Washing fastness

A comparison of washing fastness of cationizing agent apply before dying and after dyeing shows in Figure 2. It can be noticed that washing fastness of cationizing agent apply before dyeing is poor in comparison to cationizing agent apply after dyeing.

textile-science-engineering-cationizing

Figure 2: Graphical comparison of samples treated with cationizing agent before dying.

K/S value

A comparison of K/S value of cationizing agent apply before dying and after dyeing. It can be noticed that K/S Value of cationizing agent apply before dyeing is poor in comparison to cationizing agent apply after dyeing.

Conclusion

It is concluded from above research that application of cationization agent after dyeing give better results as compared to application before dyeing. The use of cationizing agent increase the dye fixation by chemical reaction of positively charged substrate and negatively charged dye molecule. This method of dyeing is ecofriendly causes it is free of salt and percentage of dye in effluent is reduced.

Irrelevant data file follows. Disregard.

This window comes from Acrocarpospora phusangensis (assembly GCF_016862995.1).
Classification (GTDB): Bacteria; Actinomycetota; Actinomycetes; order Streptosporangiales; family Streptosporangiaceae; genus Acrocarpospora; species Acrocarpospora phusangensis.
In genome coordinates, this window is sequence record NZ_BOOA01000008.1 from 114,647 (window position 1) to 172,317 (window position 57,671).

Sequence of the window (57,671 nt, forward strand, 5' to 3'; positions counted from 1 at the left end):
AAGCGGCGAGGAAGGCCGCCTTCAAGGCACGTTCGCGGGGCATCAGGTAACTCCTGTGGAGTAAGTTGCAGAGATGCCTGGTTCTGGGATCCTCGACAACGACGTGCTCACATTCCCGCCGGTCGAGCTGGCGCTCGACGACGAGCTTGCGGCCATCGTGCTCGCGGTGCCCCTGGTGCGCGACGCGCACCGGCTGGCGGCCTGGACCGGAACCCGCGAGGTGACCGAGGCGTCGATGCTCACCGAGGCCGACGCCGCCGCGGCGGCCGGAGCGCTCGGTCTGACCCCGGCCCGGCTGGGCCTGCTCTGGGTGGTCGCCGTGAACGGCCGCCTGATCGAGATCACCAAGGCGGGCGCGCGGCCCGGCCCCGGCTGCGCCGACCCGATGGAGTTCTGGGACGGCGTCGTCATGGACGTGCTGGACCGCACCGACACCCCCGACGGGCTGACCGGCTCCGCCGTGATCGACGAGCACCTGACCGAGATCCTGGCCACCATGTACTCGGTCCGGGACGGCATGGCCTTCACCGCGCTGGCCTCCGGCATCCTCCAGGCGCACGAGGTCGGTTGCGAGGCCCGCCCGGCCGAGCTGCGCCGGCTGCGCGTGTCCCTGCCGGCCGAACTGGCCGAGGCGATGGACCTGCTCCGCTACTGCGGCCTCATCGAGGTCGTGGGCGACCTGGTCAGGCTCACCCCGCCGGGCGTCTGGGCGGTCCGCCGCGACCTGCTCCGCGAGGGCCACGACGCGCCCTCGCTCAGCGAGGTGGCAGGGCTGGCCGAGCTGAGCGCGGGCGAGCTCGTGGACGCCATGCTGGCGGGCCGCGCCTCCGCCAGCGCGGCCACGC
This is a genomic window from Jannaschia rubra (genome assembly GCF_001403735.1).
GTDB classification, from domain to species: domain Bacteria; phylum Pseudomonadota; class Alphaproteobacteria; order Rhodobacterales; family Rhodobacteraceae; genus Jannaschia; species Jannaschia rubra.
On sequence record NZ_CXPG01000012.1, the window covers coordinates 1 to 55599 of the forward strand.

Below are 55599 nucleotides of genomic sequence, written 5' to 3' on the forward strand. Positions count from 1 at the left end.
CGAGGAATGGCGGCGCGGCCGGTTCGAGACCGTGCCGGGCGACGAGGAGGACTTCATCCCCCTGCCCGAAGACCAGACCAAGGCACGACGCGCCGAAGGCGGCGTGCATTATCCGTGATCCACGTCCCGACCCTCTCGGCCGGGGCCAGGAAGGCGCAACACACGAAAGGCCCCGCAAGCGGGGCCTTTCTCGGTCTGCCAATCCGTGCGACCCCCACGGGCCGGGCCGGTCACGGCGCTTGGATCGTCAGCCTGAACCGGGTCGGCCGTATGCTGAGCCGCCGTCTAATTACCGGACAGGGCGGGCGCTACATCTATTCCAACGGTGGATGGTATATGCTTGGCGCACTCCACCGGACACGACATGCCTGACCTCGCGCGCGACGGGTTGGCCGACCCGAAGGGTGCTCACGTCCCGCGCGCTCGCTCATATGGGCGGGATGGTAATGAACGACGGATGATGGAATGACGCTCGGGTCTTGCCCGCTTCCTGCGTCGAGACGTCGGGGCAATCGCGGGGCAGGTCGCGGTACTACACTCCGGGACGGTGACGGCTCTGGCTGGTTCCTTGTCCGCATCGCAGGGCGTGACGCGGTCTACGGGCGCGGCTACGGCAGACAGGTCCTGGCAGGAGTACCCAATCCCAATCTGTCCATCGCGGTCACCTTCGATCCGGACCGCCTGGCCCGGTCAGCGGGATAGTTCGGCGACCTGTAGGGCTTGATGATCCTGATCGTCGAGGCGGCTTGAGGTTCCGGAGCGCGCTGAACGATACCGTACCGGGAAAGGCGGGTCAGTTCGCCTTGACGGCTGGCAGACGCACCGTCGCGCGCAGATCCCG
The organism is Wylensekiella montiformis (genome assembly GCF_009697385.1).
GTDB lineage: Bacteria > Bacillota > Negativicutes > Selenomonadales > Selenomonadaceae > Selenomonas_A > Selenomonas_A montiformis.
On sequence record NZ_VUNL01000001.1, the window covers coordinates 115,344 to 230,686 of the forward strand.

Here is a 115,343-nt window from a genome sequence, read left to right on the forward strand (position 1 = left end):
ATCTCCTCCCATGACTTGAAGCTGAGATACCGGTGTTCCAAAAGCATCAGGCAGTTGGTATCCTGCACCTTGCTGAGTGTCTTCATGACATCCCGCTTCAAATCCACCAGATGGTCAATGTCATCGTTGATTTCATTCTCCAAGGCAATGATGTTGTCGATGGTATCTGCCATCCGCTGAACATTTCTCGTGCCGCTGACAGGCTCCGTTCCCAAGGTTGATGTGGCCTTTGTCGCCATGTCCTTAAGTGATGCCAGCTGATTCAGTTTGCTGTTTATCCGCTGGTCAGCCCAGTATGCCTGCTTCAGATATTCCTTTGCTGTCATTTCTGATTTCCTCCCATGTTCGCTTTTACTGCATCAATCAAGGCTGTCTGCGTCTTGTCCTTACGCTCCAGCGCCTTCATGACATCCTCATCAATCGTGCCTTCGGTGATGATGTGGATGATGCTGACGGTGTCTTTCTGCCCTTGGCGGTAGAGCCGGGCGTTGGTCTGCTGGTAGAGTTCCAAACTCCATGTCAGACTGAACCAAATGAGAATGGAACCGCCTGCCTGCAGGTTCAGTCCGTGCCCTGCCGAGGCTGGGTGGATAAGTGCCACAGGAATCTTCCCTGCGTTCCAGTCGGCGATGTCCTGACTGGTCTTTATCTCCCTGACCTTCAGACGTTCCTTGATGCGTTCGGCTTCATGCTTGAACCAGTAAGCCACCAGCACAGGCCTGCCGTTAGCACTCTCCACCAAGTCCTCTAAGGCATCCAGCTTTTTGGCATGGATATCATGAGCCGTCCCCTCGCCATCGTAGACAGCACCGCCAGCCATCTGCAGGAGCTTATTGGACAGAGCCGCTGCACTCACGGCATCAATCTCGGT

Future Work

• Development of such cationic fixer which is cheapest easily available in market.

• Development of such cationic fixer which easily attached with fabric and strongly bonded.

• Development of such cationic fixer which effective at less concentration.

• To measure the effluent of the dye bath of both cationized and un-cationized jute using different cationizing agents.

References